The characteristics that all living things share are cells, growth, reproduction, adaptation, homeostasis, use of energy and response to the environment. Using these characteristics, it is easy to determine if something is living, dead or non-living.
All living things are composed of cells. Some organisms, such as algae, are composed of a single cell (called unicellular organisms), while others, such as animals, are composed of many (called multicellular organisms).
All living things grow and develop. Their cells increase in number or grow in size, and they develop different characteristics as they do so. Reproduction either sexually or asexually is another characteristic of living things. This is the ability to produce offspring.
Adaptation means that living things alter themselves to adjust to their changing environments. Homeostasis of living things means having the ability to maintain an internal stable condition.
Living organisms also take in and use energy. Plants take in the energy from the sun and use it to produce food, and animals eat other organisms. This taking of energy from one source and using it to create energy in another way is done through a complex chemical process called metabolism.
Lastly, living organisms respond to their environment. A rock will not move if it is stepped on because it is not living, but a living thing, such as a cat, will respond to being stepped on by moving and letting out a cry.Learn More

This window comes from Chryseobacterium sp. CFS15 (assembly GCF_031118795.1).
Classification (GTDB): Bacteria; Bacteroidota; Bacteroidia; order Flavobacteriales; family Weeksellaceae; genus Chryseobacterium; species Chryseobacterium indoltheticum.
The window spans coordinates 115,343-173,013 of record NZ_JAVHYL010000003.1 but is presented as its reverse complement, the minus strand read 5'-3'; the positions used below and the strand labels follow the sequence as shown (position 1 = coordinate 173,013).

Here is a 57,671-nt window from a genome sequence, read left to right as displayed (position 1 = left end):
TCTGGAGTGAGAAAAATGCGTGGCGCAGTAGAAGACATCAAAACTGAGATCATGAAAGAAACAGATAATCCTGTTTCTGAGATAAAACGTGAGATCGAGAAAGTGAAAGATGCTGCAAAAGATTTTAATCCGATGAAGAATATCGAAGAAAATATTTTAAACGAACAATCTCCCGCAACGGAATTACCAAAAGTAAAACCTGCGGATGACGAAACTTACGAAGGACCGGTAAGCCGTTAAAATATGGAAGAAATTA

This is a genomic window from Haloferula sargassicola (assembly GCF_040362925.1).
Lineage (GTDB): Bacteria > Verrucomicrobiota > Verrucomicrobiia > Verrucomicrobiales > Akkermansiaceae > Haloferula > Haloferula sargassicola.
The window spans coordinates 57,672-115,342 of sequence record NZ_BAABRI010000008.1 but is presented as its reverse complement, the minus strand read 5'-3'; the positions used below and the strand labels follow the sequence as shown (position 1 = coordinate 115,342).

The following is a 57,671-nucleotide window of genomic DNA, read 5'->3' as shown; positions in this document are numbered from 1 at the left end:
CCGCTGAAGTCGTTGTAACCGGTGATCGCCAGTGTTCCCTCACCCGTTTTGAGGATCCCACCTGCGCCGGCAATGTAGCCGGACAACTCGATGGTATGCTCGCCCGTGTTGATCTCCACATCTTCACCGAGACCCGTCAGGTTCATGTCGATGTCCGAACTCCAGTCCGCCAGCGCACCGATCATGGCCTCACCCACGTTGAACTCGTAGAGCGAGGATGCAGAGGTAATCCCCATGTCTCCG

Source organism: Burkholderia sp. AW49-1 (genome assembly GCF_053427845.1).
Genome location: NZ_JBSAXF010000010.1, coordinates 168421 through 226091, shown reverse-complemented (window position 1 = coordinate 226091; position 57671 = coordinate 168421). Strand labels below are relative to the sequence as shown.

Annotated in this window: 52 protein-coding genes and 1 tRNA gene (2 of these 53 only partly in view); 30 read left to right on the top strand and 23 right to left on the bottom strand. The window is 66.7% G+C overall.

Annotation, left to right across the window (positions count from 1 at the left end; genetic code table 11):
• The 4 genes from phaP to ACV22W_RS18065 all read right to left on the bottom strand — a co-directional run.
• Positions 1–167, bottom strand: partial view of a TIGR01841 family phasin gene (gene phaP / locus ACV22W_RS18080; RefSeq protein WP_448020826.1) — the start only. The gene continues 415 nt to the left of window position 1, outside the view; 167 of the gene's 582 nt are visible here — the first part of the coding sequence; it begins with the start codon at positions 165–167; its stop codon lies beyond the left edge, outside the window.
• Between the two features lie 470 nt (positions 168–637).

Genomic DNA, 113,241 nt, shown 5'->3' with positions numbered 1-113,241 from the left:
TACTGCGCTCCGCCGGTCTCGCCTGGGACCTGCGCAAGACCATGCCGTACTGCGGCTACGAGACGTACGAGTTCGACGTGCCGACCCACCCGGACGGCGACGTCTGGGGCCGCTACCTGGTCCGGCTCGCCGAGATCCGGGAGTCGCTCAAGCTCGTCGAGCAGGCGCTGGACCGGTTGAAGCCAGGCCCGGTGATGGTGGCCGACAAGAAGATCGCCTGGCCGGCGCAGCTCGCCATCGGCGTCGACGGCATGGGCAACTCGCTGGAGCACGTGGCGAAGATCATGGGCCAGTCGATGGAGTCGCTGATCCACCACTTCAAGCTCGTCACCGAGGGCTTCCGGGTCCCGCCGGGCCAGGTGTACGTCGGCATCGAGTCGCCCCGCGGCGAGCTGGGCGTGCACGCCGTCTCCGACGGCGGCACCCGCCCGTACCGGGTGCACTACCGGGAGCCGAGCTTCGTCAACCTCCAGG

A nonliving thing is a body or object that is inanimate or dead. It is anything that lacks or stops displaying the characteristics of life. One of the most significant characteristics and differences of a nonliving to a living thing is its lack of protoplasm, which is the living substance of cells. Without protoplasm, nonliving things are not capable of reproduction, growth, movement, respiration and metabolism.Full Answer >
Five characteristics of living things, which are comprised of one or more cells, include the ability to grow, adapt and reproduce, along with responsiveness to stimuli and metabolic processes necessary for survival. The term "living things" encompasses animals, plants and simple organisms, such as amoeba, fungi, viruses and bacteria. Scientifically, living things are categorized into animal and plant kingdoms, depending on their similarities.Full Answer >
All living things require a source of energy, nutrients, water, space to grow and reproduce, and a relatively stable environment that allows homeostasis. Many organisms also require oxygen, but this is not a universal requirement, and oxygen is actually deadly to certain organisms. Indeed, beyond these basic categories of needs, the requirements of organisms vary vastly from species to species.Full Answer >
Animal cells contain structures such as lysosomes and centrioles that plant cells do not. Animal cells are also generally smaller and have more variety in shape than do plant cells.Full Answer >